It's only been in the past couple of weeks that veteran L.A. homicide detective Hieronymus "Harry" Bosch pushed his boss's face through the plate glass window of the latter's office. You see, Lt. Pounds - the consummate desk jockey - had interfered with one of Harry's interrogations, which resulted in the (probably guilty) suspect walking free. Now, Bosch is on involuntary stress leave with orders to see the department head doctor. To kill time between appointments, Harry unofficially re-opens an unsolved 30+ year-old murder case, that of his mother, a Hollywood hooker. Then there's his Hollywood Hills home, damaged by a recent earthquake and subsequently earmarked for demolition, to worry about. It makes for angst that would cause testiness even in the Pope. And, when Pounds is tortured and murdered and Lt. Brockman of Internal Affairs brings Bosch in for the third degree, our hero loses it:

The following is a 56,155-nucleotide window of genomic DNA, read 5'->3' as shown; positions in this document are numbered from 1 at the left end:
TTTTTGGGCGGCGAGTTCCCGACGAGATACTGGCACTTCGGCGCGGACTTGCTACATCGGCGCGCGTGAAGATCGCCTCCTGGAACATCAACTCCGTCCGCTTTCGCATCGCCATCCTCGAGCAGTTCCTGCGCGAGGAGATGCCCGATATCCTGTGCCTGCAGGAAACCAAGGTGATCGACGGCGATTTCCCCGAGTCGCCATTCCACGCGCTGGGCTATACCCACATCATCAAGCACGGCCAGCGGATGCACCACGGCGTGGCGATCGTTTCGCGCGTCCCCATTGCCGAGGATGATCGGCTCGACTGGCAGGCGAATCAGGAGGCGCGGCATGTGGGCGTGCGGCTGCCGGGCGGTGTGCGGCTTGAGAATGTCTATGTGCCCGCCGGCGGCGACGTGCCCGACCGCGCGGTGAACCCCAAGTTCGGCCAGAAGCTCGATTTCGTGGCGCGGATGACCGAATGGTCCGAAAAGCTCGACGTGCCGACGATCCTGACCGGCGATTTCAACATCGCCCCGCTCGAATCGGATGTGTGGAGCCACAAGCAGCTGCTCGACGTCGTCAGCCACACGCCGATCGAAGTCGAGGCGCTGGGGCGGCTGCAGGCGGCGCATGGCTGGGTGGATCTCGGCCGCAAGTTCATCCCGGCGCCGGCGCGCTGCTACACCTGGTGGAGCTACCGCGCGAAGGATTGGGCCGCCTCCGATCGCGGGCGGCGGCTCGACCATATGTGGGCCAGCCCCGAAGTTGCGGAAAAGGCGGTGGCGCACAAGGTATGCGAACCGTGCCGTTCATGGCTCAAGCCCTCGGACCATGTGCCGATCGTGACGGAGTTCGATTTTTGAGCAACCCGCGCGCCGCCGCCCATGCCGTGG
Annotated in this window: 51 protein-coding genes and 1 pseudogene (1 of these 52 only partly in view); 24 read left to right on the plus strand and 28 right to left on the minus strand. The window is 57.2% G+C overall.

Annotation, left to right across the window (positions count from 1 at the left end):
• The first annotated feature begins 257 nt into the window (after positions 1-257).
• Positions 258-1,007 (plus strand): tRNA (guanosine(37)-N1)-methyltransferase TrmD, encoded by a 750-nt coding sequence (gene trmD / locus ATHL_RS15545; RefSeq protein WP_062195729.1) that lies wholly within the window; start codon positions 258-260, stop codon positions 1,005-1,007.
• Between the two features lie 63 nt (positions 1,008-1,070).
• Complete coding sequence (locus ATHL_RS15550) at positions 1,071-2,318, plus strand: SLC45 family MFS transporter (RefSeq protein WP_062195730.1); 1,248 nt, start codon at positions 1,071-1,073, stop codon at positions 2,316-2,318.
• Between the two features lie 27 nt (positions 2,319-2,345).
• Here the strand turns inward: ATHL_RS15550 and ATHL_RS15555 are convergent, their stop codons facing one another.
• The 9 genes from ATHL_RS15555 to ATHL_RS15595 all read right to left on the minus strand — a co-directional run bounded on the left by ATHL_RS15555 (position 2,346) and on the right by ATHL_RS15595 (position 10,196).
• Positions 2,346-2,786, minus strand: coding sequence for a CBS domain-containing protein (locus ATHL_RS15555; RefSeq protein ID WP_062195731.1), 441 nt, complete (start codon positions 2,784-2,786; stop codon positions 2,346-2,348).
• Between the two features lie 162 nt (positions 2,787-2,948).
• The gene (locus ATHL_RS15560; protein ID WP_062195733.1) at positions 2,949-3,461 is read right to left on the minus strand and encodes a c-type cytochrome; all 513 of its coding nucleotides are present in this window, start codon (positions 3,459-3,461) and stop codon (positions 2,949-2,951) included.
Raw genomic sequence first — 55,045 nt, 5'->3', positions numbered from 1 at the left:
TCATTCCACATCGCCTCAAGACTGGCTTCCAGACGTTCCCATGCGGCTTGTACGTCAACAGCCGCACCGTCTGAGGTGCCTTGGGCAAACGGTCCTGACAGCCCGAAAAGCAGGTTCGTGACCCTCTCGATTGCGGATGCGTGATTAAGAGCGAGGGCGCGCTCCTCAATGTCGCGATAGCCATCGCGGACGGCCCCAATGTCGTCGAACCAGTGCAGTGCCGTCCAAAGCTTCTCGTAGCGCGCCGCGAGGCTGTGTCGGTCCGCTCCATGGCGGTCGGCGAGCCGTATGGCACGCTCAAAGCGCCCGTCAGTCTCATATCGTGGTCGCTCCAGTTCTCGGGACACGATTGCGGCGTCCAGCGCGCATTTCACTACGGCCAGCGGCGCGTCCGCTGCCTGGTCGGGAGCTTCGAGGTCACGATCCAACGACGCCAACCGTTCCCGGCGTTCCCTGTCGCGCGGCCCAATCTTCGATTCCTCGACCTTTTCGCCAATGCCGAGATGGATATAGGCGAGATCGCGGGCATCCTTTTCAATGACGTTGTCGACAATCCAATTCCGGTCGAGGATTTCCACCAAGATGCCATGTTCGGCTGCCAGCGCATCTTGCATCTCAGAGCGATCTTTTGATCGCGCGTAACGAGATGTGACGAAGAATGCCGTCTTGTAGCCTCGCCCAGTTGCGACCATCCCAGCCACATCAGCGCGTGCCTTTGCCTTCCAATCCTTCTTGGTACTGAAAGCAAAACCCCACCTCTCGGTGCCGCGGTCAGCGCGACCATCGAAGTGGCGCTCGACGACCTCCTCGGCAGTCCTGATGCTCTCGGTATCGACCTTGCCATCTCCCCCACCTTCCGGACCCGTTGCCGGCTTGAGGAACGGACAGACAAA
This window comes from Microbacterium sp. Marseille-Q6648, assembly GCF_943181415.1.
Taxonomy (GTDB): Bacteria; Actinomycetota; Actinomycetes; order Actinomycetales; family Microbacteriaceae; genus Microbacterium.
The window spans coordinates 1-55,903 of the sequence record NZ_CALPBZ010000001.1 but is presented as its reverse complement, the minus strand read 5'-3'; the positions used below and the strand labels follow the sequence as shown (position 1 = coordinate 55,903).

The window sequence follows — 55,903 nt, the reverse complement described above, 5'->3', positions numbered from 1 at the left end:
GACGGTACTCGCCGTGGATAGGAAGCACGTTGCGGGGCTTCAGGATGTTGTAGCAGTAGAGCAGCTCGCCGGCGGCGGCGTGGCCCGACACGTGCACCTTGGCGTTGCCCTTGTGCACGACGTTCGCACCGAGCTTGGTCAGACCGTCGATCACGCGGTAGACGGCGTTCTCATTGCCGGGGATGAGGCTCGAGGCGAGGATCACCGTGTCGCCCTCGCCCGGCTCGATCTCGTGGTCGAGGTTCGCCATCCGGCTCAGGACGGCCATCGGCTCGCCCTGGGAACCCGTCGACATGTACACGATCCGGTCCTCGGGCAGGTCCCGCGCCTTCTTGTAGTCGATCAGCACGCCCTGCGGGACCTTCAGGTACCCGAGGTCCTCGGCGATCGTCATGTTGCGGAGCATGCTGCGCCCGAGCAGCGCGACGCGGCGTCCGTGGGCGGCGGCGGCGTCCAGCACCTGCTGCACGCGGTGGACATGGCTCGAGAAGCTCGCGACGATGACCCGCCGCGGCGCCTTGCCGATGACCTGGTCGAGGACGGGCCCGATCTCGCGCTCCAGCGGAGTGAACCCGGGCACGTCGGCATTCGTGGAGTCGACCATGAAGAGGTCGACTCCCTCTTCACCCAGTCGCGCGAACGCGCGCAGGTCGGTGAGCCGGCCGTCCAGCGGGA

"Bosch shoved the table toward Brockman ... and pinned Brockman against the wall ... as he went without air ... (Brockman's) eyes bugged."
The fictional road to this book's conclusion is the well-travelled one through police and political chicanery, either of which I can read about in the daily newspaper if I feel the unlikely compulsion. Rather, since each of us perhaps occasionally feels that mad urge for self destruction, the fun of THE LAST COYOTE is watching Bosch be a bull in his own china shop and then clean up the shards. Even that would earn it only four stars, in my opinion, except that the completely unexpected plot twist in the last ten pages merits it the ultimate fifth. If you're still bothering to fly the nation's unfriendly skies, or you're just stuck in a long post office que, THE LAST COYOTE is the perfect distraction to numb the experience.